Christianity is the predominant religion of Nagaland. The state's population is 1.988 million, out of which 90.02% are Christians.[25] The census of 2001 recorded the state's Christian population at 1,790,349, making it, with Meghalaya and Mizoram, one of the three Christian-majority states in India and the only state where Christians form 90% of the population. The state has a very high church attendance rate in both urban and rural areas. Huge churches dominate the skylines of Kohima, Dimapur, and Mokokchung.

Nagaland is known as "the only predominantly Baptist state in the world."[26] Among Christians, Baptists are the predominant group, constituting more than 75% of the state's population, thus making it more Baptist (on a percentage basis) than Mississippi in the southern United States, where 55% of the population is Baptist.[27][28] Roman Catholics, Revivalists, and Pentecostals are the other Christian denomination numbers. Catholics are found in significant numbers in parts of Wokha district and Kohima district as also in the urban areas of Kohima and Dimapur.

Hinduism and Islam practised by the non-Naga community are minority religions in the state, at 7.7% and 1.8% of the population respectively.

An ancient indigenous religion known as the Heraka is followed by 4,168 people belonging to the Zeliangrong tribe living in Nagaland.[29] Rani Gaidinliu was a freedom fighter who struggled for the revival of the traditional Naga religion of animism or Heraka. Today, 94% of the Kuki tribe people living in Nagaland are Christian.

Languages[edit]

Every tribe in Nagaland has its own unique language. Nagas speak more than 20 different dialects (major 16 tribes in Nagaland including Kuki and Dimasa) belonging to the Sino-Tibetan family of languages. The traditional languages do not have any script of their own. The Christian missionaries used Roman script for these languages.

In 1967, the Nagaland Assembly proclaimed English as the official language of Nagaland and it is the medium for education in Nagaland. Nagamese, a creole language form of Indo-Aryan Assamese, is the most widely spoken language locally, mostly in the towns. Every tribe has its own mother tongue but communicates with other tribes in Nagamese or English. As such Nagamese is the local lingua franca of the people of Nagaland. The "Kaccha Nagas" of Manipur communicate with each other in Meitei, the common language of the people of Manipur. However, English is predominantly the dominant language both spoken and written in Nagaland.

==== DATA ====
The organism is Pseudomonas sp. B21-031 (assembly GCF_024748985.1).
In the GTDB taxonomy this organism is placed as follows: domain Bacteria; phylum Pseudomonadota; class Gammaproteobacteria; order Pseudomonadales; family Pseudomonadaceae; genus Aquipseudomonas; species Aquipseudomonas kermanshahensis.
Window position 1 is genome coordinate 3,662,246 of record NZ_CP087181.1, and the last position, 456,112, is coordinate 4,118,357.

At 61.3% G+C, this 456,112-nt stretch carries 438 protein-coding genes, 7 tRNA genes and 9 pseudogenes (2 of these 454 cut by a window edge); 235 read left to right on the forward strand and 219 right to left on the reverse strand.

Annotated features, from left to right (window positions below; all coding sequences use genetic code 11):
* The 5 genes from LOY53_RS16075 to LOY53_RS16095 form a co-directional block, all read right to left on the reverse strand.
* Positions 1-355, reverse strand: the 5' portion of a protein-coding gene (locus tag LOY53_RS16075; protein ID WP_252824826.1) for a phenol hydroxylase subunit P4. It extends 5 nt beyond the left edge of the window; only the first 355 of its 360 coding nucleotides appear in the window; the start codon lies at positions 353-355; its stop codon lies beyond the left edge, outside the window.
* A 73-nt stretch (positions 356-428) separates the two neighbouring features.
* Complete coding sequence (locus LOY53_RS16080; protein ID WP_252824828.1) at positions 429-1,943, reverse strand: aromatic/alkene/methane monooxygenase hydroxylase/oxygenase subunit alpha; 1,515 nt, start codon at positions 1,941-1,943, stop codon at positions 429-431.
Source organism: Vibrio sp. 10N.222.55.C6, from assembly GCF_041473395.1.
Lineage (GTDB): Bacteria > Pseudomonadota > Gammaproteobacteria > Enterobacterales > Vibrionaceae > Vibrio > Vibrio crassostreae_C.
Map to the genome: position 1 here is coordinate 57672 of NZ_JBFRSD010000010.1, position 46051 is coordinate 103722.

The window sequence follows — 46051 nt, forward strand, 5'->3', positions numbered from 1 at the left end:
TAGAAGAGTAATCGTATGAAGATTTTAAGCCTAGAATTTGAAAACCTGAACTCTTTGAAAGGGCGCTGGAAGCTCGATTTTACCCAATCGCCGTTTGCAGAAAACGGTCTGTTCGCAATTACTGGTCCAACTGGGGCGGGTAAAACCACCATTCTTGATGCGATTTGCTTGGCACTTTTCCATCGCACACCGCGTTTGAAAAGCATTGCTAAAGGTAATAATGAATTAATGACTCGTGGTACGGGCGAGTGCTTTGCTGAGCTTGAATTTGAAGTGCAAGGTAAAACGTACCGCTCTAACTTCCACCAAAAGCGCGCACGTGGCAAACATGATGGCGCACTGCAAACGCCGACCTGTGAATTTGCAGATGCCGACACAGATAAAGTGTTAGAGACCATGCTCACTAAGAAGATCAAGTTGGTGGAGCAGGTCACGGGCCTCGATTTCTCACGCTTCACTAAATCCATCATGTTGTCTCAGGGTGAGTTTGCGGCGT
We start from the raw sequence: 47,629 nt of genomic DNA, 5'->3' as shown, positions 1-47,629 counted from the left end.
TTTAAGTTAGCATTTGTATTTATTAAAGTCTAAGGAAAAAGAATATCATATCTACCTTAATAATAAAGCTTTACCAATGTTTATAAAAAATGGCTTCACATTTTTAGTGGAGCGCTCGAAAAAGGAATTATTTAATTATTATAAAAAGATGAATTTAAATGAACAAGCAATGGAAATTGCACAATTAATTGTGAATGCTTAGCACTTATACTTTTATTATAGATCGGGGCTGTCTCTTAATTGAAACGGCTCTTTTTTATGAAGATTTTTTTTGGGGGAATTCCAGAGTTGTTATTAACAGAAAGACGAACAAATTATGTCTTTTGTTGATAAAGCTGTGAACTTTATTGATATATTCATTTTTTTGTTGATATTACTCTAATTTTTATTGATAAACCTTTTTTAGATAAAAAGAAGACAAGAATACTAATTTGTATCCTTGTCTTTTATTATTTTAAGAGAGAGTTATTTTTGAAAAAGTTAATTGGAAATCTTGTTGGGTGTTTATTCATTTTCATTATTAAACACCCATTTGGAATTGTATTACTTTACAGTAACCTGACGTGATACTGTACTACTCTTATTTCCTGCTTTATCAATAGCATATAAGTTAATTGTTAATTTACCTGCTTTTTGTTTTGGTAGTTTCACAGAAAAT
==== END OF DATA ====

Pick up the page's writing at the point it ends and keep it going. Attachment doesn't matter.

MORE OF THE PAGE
Demography[edit]

The population of Nagaland is nearly two million people excluding many Nagas residing in other states.The Naga people are famous for their intelligence, adaptation and wit. The population mostly consists of agriculturalist and industrialist. 75% of the population live in the rural areas. About one-third of this rural population can be considered to be below the poverty line.[citation needed] Among the people living in urban areas one-fifth of them are below the poverty line.[citation needed]

Administration[edit]

District map of Nagaland

The governor is the constitutional head of state, representative of the President of India. He possesses largely ceremonial responsibilities apart from law and order responsibilities. The Legislative Assembly of Nagaland (Vidhan Sabha) is the real executive and legislative body of the state. The 60-member Vidhan Sabha – all elected members of legislature – forms the government executive and is led by the Chief minister. Unlike most states in India, Nagaland has been granted a great degree of state autonomy, as well as special powers and autonomy for Naga tribes to conduct their own affairs. Each tribe has a hierarchy of councils at the village, range, and tribal levels dealing with local disputes.